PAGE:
She whizzed past the chattering children, past the tired cyclist, past the panting puppy. Oblivious to the golden glow of the rising sun, a sight she would have ordinarily stopped to admire and welcome, a sight she would have said a little prayer of gratitude for.
She did not hear the children say good morning to her, on other days, she stopped and high fived each of them; she did not stop to listen to the old market ladies’ warm greetings, or even for them to give her a fruit each. She almost trod on the little puppy that waited for her at the same spot each morning. She had a lot on her mind.
She panted down the side walks, up the rises, desperately trying to keep the pain at a minimum. The tears that run down her cheek were due to the stinging morning thin air, or so she kept telling herself. Her fast heartbeat was due to her hastened running pace she thought.
He was the reason she was hurting, and she needed to break the cycle. She instinctively looked down at her wedding band and for a fleeting moment contemplated throwing it away. Marriage. What was the meaning of the vows?
She had had it, the late nights out in the club, the disgusting tobacco breath, the random tantrums, and the sad look on her children’s faces. Yet, she dared not tell a soul. They had all warned her, everyone seemed to have a premonition that he would amount to this, or did they?
Just yesterday, he raised his fist at her, she remembered the horror, hate and disgust she felt as it crashed into her face, tearing her lip and scarring her left cheek. Maybe she should just die and put an end to this?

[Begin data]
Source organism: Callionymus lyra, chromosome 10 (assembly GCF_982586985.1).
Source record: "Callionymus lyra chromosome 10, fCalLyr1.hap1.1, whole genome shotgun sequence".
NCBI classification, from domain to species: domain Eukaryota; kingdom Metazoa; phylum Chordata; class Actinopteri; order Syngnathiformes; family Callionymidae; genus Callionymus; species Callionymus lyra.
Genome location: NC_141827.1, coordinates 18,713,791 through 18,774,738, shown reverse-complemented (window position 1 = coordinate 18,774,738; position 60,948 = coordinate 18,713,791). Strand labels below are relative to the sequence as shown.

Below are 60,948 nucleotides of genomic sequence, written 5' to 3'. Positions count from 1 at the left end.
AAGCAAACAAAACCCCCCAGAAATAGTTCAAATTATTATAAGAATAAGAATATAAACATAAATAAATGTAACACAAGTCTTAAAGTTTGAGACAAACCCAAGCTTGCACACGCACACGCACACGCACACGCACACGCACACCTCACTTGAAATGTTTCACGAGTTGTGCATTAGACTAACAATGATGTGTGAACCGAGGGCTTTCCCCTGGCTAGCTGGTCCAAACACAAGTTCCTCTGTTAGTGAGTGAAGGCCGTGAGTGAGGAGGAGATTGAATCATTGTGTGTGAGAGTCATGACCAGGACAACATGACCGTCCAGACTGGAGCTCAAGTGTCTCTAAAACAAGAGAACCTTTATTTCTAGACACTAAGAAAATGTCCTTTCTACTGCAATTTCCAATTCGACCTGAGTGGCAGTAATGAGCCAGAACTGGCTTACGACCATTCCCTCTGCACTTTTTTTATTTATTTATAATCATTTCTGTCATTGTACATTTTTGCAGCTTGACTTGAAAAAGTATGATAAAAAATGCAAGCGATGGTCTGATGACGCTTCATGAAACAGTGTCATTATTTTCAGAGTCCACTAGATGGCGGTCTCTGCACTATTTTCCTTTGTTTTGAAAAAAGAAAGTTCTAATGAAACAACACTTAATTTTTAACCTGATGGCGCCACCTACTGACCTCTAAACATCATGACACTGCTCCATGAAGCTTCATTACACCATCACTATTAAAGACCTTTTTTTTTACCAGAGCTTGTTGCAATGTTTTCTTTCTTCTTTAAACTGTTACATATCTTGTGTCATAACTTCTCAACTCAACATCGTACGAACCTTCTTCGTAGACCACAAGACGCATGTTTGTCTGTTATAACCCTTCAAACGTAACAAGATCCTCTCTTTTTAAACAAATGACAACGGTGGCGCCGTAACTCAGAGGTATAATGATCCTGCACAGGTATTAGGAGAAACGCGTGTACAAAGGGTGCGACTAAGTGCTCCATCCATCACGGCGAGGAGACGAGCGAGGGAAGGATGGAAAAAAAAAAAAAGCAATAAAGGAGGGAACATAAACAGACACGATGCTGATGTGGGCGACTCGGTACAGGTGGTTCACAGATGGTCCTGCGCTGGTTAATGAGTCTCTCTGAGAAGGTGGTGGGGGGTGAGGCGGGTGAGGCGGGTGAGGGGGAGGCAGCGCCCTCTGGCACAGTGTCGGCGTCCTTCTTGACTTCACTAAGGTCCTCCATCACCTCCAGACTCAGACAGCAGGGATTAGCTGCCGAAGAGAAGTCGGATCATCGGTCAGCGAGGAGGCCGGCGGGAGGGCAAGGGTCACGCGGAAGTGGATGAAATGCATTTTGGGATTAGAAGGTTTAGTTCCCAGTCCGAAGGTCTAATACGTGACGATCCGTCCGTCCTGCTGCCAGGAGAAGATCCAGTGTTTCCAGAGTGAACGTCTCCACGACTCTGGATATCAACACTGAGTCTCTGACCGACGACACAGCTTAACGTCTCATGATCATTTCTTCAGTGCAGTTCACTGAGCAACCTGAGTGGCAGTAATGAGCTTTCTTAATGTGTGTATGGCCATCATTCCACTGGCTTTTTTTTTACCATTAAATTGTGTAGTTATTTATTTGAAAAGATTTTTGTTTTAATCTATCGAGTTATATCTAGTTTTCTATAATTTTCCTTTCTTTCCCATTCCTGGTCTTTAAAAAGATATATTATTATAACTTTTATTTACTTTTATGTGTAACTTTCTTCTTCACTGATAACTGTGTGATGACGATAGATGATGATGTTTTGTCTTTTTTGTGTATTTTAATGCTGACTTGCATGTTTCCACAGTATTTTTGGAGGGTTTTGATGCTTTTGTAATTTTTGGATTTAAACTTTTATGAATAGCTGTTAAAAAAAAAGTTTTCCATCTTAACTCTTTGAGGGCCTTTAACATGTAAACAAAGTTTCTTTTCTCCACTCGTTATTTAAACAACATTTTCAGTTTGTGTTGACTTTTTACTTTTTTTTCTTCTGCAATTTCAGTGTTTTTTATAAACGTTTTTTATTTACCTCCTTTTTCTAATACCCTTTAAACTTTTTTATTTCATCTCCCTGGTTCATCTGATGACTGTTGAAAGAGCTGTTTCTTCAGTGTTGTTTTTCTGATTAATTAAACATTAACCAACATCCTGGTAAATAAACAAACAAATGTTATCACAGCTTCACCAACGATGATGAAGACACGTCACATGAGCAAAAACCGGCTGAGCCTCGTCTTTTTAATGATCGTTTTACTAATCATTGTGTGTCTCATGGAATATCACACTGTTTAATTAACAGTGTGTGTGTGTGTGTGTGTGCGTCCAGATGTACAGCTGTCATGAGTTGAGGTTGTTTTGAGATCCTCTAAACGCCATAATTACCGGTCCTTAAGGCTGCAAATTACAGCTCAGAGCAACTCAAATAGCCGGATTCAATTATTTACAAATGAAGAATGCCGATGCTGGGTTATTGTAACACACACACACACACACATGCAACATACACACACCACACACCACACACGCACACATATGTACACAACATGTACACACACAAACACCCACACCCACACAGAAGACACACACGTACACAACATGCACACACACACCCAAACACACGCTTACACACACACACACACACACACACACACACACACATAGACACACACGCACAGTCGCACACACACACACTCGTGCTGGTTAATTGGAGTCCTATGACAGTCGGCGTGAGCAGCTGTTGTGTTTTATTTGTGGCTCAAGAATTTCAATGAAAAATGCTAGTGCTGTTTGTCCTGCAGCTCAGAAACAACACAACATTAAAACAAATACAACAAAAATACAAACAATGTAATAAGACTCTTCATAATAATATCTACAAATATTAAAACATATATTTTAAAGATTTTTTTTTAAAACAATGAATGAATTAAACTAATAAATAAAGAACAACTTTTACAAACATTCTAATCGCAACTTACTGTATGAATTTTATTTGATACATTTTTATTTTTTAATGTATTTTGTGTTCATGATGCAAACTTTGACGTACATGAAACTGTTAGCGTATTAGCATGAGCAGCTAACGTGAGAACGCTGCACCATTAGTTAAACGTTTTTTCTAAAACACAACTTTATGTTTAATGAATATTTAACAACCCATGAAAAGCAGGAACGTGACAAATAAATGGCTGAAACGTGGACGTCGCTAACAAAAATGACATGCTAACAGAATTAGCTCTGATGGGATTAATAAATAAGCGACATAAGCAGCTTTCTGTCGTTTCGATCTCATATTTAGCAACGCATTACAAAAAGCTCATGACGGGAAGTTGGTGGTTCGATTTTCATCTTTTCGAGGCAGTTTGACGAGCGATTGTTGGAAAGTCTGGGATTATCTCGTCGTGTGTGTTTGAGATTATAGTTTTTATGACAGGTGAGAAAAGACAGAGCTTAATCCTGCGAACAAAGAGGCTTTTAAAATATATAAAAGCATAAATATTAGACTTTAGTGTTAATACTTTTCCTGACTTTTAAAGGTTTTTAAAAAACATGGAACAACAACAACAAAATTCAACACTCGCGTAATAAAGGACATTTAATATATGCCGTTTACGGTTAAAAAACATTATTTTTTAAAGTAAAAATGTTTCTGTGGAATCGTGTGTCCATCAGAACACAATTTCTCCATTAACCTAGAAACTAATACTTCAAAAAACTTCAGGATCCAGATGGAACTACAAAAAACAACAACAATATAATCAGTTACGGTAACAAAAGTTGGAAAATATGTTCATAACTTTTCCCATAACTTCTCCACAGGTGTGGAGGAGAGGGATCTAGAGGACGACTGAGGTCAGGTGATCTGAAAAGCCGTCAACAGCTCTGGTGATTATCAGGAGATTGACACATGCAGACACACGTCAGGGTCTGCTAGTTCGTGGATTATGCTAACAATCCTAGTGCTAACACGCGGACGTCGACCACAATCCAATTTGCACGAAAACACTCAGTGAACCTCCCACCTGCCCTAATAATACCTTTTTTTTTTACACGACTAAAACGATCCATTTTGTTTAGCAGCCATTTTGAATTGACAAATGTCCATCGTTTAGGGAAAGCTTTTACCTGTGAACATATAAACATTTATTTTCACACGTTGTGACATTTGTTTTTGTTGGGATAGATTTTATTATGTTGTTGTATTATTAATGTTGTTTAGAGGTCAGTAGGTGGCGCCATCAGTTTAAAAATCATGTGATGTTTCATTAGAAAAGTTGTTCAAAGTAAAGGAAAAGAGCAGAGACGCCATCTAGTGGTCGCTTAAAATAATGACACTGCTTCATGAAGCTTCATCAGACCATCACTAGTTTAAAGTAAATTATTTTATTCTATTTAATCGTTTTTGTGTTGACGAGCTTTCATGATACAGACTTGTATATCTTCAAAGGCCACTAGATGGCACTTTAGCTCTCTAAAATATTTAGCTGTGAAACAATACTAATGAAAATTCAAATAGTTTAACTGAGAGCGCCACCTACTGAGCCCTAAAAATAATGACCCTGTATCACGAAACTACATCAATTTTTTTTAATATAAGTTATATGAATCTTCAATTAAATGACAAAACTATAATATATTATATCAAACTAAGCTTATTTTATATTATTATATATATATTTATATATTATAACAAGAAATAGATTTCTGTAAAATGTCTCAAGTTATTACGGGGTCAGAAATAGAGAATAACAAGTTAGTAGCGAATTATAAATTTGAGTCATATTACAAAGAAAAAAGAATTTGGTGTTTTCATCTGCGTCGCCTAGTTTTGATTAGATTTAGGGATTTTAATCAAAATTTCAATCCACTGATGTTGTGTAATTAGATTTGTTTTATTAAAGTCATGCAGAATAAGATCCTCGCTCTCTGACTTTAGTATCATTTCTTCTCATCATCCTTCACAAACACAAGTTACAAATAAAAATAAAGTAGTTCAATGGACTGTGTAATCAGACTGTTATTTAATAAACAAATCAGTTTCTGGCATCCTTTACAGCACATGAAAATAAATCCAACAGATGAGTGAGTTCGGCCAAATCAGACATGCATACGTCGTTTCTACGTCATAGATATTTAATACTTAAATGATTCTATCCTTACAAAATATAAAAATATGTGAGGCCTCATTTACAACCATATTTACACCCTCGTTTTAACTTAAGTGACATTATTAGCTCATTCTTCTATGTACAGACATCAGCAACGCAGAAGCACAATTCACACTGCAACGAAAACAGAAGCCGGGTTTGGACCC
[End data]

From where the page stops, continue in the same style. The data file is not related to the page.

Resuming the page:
She was sick and tired of putting up a show at Church. She was sick and tired of smiling at bible study, when all she wanted to do was break down and cry. They had all warned her about “Being unequally yoked to a non-believer”, but he was a good man. He loved her; he adored her, and promised to keep it that way “Till death do us part”.
As she got home, she found her kids crying over her husband’s body, sprawled in the living room. Mara (meaning bitter), her eldest was slumped over him, while her ten year old, two years younger than Mara was desperately shaking his still body.
She looked for his pulse, “no, no, no, don’t do this, don’t leave me, we need you still…” Mara was now on phone calling for an ambulance while Bagad (meaning betray), her little brother was now holding onto his mother’s arm.
She may hate her marriage, but being a widow must be worse surely? She feared the stigma, the looks of disapproval, the alienation she might get from her social circles…
“Baby, get up, breathe, live!,” she cried desperately as she performed mouth to mouth. She breathed a sigh of relief when he coughed and stirred. The paramedics got there in no time, and took over from her. From his clasped left hand they found a cocktail of pills. In her kitchen, was half a glass of vodka.
“Mama, mama, we tried to stop him. Please forgive us mama. He pushed us away and took some of the pills,” her children yelled intermittently.
“Pump his stomach! Clear it out! Clean his system!” The paramedics.
She held her kids as he was taken away. Her neighbours giving her the look and whispering. Giving her fake smiles hidden behind judgmental eyes. She ignored their encouraging words, went into the house, packed a bag, got Mara and Bagad into her car and drove… away.
Maybe she should get help after all; maybe she should speak to her pastor, maybe she should check into a mental hospital, maybe…
She was so occupied in her thoughts, she did not see the speeding lorry driving on the opposite side of the road. She rammed into it. At the end of the pain and noise, she heard her children wailing and calling out her name. She drifted away, into a bright light.
“Jesus, I could not take care of them. Please do it for me,” she said as she squeezed their hands one last time and drifted to the other side of eternity.